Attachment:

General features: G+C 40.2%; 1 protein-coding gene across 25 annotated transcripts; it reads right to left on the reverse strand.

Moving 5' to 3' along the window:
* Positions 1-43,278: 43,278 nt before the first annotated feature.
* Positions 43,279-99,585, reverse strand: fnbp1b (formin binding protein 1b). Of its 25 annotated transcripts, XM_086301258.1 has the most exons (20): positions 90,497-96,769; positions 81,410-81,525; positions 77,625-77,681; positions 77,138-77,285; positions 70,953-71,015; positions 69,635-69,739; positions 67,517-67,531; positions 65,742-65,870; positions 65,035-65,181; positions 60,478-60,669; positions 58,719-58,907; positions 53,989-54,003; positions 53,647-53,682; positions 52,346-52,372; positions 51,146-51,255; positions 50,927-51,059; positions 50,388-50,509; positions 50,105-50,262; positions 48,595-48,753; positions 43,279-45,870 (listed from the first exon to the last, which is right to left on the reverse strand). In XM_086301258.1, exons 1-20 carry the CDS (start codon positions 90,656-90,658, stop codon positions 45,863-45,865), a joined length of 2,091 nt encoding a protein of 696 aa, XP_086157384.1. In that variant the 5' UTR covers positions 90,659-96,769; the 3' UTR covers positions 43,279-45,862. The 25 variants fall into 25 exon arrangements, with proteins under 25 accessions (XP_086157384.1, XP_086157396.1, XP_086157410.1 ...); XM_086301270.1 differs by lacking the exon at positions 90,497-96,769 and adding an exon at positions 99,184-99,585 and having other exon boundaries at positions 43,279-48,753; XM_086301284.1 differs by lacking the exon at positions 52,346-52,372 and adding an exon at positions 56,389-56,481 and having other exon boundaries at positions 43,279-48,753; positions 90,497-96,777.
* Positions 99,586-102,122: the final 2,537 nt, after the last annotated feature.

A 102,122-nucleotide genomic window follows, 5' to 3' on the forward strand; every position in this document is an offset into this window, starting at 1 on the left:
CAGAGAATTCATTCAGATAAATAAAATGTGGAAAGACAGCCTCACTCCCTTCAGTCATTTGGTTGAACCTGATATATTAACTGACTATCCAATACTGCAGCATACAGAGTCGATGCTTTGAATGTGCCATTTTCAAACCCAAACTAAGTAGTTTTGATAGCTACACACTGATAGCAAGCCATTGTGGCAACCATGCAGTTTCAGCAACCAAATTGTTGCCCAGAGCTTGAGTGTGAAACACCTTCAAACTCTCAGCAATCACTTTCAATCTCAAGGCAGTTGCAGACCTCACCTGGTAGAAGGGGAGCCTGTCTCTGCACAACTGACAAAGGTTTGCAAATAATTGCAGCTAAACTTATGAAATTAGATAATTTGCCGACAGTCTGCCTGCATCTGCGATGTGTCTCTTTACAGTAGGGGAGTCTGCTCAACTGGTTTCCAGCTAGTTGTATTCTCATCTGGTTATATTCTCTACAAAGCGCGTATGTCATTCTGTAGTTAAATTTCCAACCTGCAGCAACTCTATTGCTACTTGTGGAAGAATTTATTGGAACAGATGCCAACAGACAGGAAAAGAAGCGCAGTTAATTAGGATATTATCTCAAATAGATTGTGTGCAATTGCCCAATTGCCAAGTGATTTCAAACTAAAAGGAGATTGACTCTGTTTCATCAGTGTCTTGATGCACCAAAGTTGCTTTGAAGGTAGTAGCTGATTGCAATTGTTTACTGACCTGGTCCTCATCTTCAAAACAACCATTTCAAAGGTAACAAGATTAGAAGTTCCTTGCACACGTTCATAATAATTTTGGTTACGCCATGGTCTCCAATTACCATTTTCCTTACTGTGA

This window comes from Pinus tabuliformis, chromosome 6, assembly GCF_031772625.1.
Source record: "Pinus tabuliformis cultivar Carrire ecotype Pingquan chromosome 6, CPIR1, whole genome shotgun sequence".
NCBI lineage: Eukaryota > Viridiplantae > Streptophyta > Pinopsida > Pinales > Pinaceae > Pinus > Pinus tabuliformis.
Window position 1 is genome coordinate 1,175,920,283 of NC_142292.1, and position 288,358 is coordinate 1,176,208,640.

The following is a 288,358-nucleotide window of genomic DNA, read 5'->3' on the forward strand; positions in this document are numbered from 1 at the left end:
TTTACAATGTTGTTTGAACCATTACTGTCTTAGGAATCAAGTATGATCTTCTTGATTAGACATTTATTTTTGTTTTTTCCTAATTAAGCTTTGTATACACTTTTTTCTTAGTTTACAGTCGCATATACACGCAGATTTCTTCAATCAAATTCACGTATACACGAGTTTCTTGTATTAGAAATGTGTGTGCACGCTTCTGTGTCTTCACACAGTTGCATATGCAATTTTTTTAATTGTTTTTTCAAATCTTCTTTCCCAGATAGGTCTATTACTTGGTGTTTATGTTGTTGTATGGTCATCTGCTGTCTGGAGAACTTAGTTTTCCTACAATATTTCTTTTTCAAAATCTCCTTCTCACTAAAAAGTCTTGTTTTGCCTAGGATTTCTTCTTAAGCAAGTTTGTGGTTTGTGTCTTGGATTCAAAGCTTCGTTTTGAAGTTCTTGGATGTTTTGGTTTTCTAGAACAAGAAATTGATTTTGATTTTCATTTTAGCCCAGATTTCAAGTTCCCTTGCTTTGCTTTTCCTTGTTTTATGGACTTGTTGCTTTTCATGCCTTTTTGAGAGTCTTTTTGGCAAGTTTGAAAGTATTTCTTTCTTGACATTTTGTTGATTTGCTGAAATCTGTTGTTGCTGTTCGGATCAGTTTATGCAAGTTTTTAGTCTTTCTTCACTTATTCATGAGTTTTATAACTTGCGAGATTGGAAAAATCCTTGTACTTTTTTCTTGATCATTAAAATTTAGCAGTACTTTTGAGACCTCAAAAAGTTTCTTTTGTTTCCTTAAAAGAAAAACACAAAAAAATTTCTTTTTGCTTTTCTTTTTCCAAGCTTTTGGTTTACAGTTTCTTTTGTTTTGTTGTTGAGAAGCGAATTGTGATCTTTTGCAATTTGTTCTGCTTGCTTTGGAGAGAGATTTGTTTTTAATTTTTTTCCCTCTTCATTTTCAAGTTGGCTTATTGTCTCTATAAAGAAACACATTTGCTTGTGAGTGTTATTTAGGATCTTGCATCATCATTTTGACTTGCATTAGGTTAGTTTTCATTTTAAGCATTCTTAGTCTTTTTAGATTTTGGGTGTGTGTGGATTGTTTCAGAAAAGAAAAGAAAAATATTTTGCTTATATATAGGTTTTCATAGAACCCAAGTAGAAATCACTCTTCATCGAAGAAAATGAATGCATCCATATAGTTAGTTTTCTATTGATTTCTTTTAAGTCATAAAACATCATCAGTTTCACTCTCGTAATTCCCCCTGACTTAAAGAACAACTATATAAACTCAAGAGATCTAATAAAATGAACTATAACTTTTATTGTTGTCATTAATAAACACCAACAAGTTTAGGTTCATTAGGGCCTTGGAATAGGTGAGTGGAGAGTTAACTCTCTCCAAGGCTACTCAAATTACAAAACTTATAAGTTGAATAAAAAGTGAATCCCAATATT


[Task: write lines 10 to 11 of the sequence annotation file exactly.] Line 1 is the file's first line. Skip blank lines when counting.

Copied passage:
NCBI lineage: Eukaryota > Viridiplantae > Streptophyta > Pinopsida > Pinales > Pinaceae > Pinus > Pinus tabuliformis.
Window position 1 is genome coordinate 1,175,920,283 of NC_142292.1, and position 288,358 is coordinate 1,176,208,640.